Conran puts the Big Apple on his expanding menu

But David Usborne asks if his style will appeal to New York tastes
At first glance, the site chosen by Sir Terence Conran for his first-ever restaurant in New York City appears less than promising. This is First Avenue and 59th Street, miles from the trendy climes of Soho and Tribeca. The only activity here is angry traffic piling itself onto the Queensboro Bridge.

But for Sir Terence, whose eight London restaurants include the giant Mezzo, Quaglino's and, his most recent addition, the Bluebird "gastrodome" on the King's Road, the bridge is the whole point. More precisely it was what hides beneath the bridge, before it sallies forth across the East River.

With marching pillars that rise 100ft and a vaulted ceiling clad in a jigsaw of rectangular white tiles, it is a space of majestic - and daunting - proportions. The tilework will be refurbished, gargantuan glass windows will be slotted into the outermost arches and eventually, in time for an early 1999 opening, the guts will be installed to create what should be a hive of well-heeled consumption called Bridgemarket.

The development's principal anchor will be both a Conran furniture store and, in the three bays where the pillars are tallest, the restaurant seating 320, with a mezzanine above offering covers for 100 more. Also planned is gourmet food store, not operated by Conran.

Overseeing the project is Joel Kissin, who joined Sir Terence with the opening of his Bibendum restaurant in the old Michelin building a decade ago and who is a partner in the other Conran eateries in London.

The question arises: for all his success at home, can Sir Terence bring his formula - giant spaces, painstakingly self-conscious design and expensive fare - to a city where no fewer than 265 restaurants joined the fray last year while, more worryingly, 129 closed their doors?

The omens so far have not all been good. The Bridgemarket development itself nearly died at conception because of opposition from local residents who feared for the architectural heritage of the bridge. The quarrelling only subsided nine months ago when the city's Landmarks Preservation Commission finally acquiesced to the $16m (pounds 10m) project.

Nor will the concept of a stadium restaurant with seats for so many necessarily impress blase New Yorkers. The last two months alone have seen the birth of two high-profile dining houses, the Globe on Park Avenue South and the super-acclaimed Balthazar, owned by a long-established Brit restaurateur in the Apple, Keith McNally. Both have room for almost 300.

Meanwhile, Sir Terence comes to the project with some unhappy baggage that goes beyond Britain's unconvincing image as a country of gastronomy.

When he lost control of the Conran furniture stores that he used to run in New York and other US cities in the late 1980s, they were offering products that, bluntly, were not of the highest quality. The shops limped into undignified liquidation in 1994. Thus, while the Conran brand in Britain may be gold, in the US it is somewhat dog-eared.

Mr Kissin, however, is all optimism. "In two years, all of that history will be erased from peoples' memories," he asserts. Nor does he have any fear that the Conran restaurant will join the ranks of the quick-to-open- even-quicker-to-close in New York. "It is true that restaurants can fail quickly in New York, but as long as the quality is good they will last a long time."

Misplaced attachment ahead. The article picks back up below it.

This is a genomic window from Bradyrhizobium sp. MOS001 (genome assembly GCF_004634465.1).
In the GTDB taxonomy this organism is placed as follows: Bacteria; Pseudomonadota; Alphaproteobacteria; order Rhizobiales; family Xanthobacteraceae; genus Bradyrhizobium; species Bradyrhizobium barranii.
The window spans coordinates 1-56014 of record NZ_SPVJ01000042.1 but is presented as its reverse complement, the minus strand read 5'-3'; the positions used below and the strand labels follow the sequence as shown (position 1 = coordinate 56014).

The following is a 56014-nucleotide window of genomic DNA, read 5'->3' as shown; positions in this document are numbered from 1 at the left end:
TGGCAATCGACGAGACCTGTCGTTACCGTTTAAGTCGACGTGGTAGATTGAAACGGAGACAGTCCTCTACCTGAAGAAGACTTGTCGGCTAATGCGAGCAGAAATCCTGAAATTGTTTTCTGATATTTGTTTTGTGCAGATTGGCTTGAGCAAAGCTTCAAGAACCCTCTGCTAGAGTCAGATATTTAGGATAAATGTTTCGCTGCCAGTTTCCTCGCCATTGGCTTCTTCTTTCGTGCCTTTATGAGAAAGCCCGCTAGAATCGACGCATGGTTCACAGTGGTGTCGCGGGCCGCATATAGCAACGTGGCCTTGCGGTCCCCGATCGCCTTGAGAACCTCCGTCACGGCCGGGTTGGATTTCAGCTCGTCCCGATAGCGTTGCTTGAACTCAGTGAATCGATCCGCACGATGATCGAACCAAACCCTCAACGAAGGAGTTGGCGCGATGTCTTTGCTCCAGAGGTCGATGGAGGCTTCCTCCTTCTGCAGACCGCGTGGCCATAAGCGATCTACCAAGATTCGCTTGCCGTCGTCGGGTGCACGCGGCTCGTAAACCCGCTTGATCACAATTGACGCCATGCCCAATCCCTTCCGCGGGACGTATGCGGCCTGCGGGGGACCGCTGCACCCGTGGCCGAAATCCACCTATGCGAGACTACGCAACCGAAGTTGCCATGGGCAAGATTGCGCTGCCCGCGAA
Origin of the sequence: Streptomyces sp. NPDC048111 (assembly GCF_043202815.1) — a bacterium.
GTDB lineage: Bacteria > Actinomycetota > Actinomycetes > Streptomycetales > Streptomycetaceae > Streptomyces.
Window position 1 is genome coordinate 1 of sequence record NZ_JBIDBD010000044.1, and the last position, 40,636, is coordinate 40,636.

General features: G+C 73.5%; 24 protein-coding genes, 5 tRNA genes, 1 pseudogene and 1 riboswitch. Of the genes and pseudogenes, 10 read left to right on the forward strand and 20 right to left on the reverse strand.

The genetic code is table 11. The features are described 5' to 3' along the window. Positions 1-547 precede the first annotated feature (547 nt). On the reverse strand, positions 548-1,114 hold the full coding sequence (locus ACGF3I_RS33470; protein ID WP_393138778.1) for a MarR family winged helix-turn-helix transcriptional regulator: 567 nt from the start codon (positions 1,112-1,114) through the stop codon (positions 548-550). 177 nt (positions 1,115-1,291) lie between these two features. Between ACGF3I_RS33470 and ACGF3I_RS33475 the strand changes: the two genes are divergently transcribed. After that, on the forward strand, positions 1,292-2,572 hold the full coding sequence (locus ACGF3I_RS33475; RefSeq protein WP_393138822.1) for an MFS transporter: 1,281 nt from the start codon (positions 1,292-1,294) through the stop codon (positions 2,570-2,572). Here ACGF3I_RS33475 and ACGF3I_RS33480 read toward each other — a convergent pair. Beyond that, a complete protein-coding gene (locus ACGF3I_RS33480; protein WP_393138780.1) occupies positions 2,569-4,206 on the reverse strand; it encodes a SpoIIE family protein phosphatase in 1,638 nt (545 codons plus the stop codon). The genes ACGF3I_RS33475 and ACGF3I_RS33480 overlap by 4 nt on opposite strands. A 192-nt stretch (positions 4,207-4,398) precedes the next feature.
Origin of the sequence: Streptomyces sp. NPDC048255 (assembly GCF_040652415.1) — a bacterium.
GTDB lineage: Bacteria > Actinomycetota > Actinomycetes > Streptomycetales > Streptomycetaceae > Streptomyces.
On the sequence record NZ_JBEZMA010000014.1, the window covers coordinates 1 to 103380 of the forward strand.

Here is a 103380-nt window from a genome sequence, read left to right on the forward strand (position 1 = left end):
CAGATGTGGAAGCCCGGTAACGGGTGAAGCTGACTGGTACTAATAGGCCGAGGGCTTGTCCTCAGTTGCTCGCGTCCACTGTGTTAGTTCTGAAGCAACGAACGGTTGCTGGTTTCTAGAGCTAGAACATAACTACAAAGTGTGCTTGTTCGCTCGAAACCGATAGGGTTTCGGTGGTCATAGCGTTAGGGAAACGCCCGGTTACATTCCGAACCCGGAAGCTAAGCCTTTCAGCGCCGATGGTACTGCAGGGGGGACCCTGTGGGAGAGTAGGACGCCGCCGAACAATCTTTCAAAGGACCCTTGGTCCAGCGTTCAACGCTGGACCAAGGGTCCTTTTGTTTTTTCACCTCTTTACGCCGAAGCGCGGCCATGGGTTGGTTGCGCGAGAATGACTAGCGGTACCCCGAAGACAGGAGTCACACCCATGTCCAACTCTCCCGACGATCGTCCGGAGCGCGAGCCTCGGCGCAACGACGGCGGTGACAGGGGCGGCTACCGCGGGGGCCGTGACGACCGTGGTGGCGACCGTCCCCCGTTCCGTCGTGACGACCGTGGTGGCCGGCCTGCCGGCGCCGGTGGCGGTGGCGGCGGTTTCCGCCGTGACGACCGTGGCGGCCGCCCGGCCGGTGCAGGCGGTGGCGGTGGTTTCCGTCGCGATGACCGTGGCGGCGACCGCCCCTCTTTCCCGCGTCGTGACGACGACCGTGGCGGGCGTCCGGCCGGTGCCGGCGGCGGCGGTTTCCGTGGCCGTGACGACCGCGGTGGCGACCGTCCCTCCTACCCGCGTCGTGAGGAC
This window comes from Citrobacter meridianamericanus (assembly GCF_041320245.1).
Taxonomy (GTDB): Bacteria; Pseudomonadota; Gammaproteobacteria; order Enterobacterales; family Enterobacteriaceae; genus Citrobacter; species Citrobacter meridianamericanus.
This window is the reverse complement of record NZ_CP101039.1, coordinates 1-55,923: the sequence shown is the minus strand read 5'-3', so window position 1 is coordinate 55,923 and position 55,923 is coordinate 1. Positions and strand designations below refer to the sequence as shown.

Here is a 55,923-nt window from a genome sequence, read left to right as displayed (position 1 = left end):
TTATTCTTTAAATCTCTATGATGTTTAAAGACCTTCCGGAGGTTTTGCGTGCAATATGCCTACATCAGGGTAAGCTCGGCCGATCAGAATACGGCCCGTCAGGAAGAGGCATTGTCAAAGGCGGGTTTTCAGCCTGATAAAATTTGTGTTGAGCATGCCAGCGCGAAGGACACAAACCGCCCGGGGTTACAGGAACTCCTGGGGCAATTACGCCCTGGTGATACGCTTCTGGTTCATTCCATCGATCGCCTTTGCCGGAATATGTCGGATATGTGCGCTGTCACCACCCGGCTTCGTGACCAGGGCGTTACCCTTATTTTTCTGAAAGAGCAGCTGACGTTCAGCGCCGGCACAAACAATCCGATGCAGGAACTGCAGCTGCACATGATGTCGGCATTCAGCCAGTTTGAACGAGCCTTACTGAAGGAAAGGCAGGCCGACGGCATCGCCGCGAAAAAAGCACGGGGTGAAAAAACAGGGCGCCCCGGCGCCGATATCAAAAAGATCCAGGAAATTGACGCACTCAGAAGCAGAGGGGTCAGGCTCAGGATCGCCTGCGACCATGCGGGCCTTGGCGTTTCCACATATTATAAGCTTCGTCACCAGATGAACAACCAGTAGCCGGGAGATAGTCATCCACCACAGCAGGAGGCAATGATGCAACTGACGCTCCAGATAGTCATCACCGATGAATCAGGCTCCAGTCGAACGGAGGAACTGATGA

Bruce Hanks, another Brit who is a partner in The Independent, a sizzling hot bistro in Tribeca unrelated to this publication, admits that the location is "interesting". The nearest establishments of renown are several blocks to the west in the Madison Avenue corridor. But Mr Hanks admits that may not be a drawback if Conran can imbue his Bridgemarket with enough style and excitement to make it a new destination for diners. "New Yorkers love that - when they go out to eat in a place that is stylish. In fact, I think Conran will do fabulously."

There are some things about operating in New York that Conran restaurateurs will have to adjust to. They range from the city's tough tobacco laws, forbidding cigarette smoking in all but the tiniest restaurants, to translations on menus. First course will become appetisers, aubergine-eggplant, coriander- cilantro.

Already Mr Kissin has come up against one of the ogres of doing business in America: the absolute necessity of decent liability insurance and the incredible cost of the premiums. "I wonder if Americans have any idea how much extra they pay for everything because of the insurance," he muses.

There are some changes that Mr Kissin is looking forward to, however, including, he says, the diners themselves who, he explains, know the rules. They leave a 15 per cent tip if they are satisfied with the service and withhold the tip and speak up when they are unhappy.

Sir Terence can only pray, meanwhile, that the surge of prosperity and free spending that has buoyed New York over recent months, due in part to the helium-balloon performance of Wall Street and the impact on crime wrought by its tough-talking mayor, Rudolph Giuliani, does not fade before 1999.

If it does not, and if Sir Terence and Mr Kissin get the ingredients right, the restaurant under the bridge could crash the city restaurant scene with spectacular aplomb. Then, Sir Terence has hinted, he will open elsewhere in the city. Perhaps, even, down in Soho or Tribeca.